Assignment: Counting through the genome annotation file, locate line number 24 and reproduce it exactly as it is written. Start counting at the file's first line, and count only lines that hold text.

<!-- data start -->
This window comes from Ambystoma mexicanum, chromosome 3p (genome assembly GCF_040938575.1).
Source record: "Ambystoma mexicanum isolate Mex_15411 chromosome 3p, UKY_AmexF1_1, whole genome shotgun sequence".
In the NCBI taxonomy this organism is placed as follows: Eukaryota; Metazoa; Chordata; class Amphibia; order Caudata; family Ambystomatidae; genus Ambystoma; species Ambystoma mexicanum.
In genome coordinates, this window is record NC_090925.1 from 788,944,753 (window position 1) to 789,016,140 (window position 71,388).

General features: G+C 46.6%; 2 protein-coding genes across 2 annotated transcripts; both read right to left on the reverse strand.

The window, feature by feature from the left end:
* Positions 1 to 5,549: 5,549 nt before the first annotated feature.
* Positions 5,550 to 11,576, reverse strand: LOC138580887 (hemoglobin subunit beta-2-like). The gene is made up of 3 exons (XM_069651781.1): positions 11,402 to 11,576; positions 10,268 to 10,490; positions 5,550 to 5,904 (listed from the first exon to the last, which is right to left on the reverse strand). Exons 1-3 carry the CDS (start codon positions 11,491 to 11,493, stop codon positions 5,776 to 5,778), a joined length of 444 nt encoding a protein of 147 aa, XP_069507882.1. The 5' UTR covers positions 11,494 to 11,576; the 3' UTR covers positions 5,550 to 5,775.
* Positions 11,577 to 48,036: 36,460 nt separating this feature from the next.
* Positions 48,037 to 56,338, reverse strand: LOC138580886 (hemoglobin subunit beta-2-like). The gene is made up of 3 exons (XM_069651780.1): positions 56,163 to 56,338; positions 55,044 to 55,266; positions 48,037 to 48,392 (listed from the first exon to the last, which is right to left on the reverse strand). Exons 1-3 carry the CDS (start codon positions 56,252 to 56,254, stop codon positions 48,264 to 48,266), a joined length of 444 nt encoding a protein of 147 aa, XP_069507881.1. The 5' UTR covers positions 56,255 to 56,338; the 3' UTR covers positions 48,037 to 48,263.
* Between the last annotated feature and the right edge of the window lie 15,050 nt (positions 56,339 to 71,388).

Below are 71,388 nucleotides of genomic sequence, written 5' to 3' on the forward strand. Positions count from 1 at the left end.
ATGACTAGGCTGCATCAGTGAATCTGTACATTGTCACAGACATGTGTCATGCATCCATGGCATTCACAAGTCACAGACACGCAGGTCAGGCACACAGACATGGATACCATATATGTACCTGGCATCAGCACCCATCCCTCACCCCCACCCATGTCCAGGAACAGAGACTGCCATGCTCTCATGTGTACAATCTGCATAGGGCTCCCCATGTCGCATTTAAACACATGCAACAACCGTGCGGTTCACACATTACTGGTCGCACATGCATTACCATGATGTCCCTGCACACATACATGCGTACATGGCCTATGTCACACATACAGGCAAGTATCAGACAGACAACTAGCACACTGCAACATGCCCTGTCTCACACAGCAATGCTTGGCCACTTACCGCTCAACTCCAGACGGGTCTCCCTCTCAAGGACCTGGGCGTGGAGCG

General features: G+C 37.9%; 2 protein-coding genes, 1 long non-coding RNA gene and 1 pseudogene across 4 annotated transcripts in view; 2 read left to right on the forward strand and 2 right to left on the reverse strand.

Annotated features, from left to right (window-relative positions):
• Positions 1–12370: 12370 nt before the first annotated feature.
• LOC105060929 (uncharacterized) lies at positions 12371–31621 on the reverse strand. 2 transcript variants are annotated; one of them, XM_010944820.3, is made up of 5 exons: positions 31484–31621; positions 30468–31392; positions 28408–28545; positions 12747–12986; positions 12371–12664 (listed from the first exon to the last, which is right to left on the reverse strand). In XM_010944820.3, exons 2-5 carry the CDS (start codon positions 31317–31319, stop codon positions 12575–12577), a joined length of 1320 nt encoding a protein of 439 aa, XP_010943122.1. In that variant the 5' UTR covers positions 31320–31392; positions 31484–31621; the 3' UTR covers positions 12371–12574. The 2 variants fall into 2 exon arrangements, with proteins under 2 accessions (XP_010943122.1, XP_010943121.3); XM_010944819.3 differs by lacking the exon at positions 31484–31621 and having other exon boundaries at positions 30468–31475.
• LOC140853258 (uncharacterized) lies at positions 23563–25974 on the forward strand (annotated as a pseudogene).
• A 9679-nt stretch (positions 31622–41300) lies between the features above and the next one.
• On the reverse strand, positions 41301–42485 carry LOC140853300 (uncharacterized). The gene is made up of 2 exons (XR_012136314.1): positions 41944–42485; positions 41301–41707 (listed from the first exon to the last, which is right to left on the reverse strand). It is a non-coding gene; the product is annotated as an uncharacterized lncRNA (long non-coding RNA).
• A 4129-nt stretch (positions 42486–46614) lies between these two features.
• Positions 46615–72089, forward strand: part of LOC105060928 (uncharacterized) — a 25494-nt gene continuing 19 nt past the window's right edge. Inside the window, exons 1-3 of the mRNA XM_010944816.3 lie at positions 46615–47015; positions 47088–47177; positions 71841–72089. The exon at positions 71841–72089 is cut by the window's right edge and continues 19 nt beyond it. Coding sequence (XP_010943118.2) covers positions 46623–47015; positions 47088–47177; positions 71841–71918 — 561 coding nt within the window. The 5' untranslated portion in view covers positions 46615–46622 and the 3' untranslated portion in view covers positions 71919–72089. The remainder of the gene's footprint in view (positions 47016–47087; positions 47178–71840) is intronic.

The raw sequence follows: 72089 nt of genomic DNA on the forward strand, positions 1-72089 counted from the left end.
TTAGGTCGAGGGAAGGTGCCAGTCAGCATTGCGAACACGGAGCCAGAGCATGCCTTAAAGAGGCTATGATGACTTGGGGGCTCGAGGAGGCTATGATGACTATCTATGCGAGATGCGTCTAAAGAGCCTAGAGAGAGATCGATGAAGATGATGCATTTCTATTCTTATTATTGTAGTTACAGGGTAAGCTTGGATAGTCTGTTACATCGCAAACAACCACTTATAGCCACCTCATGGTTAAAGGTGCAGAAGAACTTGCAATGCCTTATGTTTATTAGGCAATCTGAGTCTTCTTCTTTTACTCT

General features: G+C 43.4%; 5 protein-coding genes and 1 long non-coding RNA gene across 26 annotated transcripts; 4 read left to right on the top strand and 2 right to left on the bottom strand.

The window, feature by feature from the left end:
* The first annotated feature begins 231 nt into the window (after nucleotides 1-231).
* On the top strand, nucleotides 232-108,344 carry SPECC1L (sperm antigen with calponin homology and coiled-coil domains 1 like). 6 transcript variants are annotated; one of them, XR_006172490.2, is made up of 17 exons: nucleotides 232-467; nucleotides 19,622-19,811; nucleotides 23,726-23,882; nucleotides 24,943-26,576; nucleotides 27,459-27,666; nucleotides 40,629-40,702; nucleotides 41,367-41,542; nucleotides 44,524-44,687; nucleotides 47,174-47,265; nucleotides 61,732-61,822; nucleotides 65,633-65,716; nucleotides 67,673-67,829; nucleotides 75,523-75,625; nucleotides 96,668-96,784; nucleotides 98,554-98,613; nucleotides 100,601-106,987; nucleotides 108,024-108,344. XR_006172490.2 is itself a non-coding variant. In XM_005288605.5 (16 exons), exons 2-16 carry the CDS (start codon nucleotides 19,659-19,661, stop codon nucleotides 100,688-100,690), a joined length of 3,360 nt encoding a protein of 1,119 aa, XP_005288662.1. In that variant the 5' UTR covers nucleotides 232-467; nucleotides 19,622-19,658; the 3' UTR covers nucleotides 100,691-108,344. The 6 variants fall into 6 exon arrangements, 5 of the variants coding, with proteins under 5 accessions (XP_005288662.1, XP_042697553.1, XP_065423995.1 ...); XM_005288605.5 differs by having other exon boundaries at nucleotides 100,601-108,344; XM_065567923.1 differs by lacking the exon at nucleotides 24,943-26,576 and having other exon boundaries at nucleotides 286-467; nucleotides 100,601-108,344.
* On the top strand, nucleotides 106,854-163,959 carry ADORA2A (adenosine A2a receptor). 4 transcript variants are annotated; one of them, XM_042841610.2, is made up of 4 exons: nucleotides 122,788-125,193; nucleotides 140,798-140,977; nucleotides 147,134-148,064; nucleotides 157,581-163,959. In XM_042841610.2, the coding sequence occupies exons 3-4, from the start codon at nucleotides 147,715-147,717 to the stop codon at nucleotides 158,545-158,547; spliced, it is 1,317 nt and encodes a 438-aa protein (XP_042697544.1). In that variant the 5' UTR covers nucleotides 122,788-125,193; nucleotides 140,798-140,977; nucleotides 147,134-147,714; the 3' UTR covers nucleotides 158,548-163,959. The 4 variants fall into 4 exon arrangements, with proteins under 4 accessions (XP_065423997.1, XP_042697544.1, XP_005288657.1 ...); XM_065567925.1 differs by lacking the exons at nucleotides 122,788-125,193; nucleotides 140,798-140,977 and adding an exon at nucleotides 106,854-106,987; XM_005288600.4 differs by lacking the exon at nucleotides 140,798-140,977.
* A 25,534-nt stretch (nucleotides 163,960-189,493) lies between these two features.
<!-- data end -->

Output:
TTAGGTCGAGGGAAGGTGCCAGTCAGCATTGCGAACACGGAGCCAGAGCATGCCTTAAAGAGGCTATGATGACTTGGGGGCTCGAGGAGGCTATGATGACTATCTATGCGAGATGCGTCTAAAGAGCCTAGAGAGAGATCGATGAAGATGATGCATTTCTATTCTTATTATTGTAGTTACAGGGTAAGCTTGGATAGTCTGTTACATCGCAAACAACCACTTATAGCCACCTCATGGTTAAAGGTGCAGAAGAACTTGCAATGCCTTATGTTTATTAGGCAATCTGAGTCTTCTTCTTTTACTCT